Photograph shows an installation in a brightly lit gallery with white walls and grey floor. There are large black pleated curtains hanging in the space, nearly to the ceiling. These are hung in broad sweeping diagonals across the large floorspace. On the walls are small works on paper with typewritten text.

About the artist

Mary McIntyre was born in Northern Ireland where she lives and works. She graduated from the University of Ulster, Belfast (MFA), where she is now a Reader in Fine Art. Her work has been previously exhibited at the Venice Biennale in 2005, the Helsinki Photography Biennial; The Courtauld Institute, London; The MAC, Belfast; Visual, Carlow; Royal Hibernian Academy, Dublin and the Irish Museum of Modern Art. 

Her work is held in institutional and private collections including the Irish Museum of Modern Art, Dublin, the Arts Council of England, Arts Council of Northern Ireland and the Ulster Museum.

She is founder of the electronic record label, TONN Recordings and its sister label New Sinister. 

DCA's 2021 Exhibitions Programme was supported by the William Syson Foundation. 

Exhibition Notes

 Listen to an audio version of the Exhibition Notes for Mary McIntyre: Places We Think We Know here.

Click here to download the Exhibition Notes for Mary McIntyre: Places We Think We Know
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Exhibition images

The is a photograph of the auxiliary gallery at the back of gallery two, showing a large black corner in the left hand corner, partially covering the window and the left hand wall. To the far left of the photograph we can see a small framed artwork on paper.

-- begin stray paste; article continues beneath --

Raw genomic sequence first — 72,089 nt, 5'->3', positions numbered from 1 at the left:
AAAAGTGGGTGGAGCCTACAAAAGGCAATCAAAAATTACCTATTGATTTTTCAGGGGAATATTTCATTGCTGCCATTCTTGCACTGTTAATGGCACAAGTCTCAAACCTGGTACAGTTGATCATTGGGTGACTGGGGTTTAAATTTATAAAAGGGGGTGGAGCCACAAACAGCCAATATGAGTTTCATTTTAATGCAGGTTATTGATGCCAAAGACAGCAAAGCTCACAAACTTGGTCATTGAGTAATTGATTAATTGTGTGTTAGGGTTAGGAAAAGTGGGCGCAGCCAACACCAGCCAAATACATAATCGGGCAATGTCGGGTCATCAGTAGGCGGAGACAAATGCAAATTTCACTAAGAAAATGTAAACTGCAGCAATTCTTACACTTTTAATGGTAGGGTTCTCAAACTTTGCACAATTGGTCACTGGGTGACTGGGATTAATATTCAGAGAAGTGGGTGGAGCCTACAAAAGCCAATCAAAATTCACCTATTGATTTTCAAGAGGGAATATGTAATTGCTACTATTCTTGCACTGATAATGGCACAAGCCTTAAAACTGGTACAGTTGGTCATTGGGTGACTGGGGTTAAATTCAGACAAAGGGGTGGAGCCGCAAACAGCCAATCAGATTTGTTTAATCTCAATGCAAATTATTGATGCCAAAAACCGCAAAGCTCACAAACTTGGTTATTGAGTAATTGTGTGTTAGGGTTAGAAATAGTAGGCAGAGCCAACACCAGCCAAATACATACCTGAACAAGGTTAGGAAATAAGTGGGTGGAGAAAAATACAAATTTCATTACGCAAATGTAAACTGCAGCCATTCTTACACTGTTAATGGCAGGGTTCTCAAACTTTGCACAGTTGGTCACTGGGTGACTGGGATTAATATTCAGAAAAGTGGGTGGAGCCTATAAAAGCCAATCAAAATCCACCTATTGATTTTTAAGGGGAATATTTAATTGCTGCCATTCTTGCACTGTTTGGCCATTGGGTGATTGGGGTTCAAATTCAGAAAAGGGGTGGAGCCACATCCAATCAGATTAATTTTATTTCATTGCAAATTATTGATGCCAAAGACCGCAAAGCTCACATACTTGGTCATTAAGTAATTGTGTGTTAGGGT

Photograph by Ruth Clark.
This image shows the back of gallery two, looking along the left hand wall where at the left hand side of this image we can see a photograph is hung. Through a doorway towards the right hand side of the image, we can see a small work on the wall in the auxiliary gallery.
Photograph by Ruth Clark.
A photograph in a slim black frame is hung on a white wall. We can see in the photograph the bottom of a doorframe, with the door open and a small chink of light coming into the room.
Photograph by Ruth Clark.
Photograph shows an installation in a brightly lit gallery with white walls and grey floor. There are large black pleated curtains hanging in the space, nearly to the ceiling. These are hung in broad sweeping diagonals across the large floorspace. On the right of the photograph, at the back of gallery two can be seen a beige curtain and a low black platform with small steps leading to it from either side, as though a stage. In the far corner, to the left hand side, we can see a framed photograph on a white wall in the distance.
Photograph by Ruth Clark.
A photograph in a slim black frame is hung on a white wall. In the photograph we can see the corner of a black room with a spotlight in the corner, as though an empty stage.
Photograph by Ruth Clark.
A close up of a small set of black steps leading to a black platform. At the top of the platform is a beige hanging curtain, as though a stage.
Photograph by Ruth Clark.

Gallery Walkthrough | Mary McIntyre on Places We Think We Know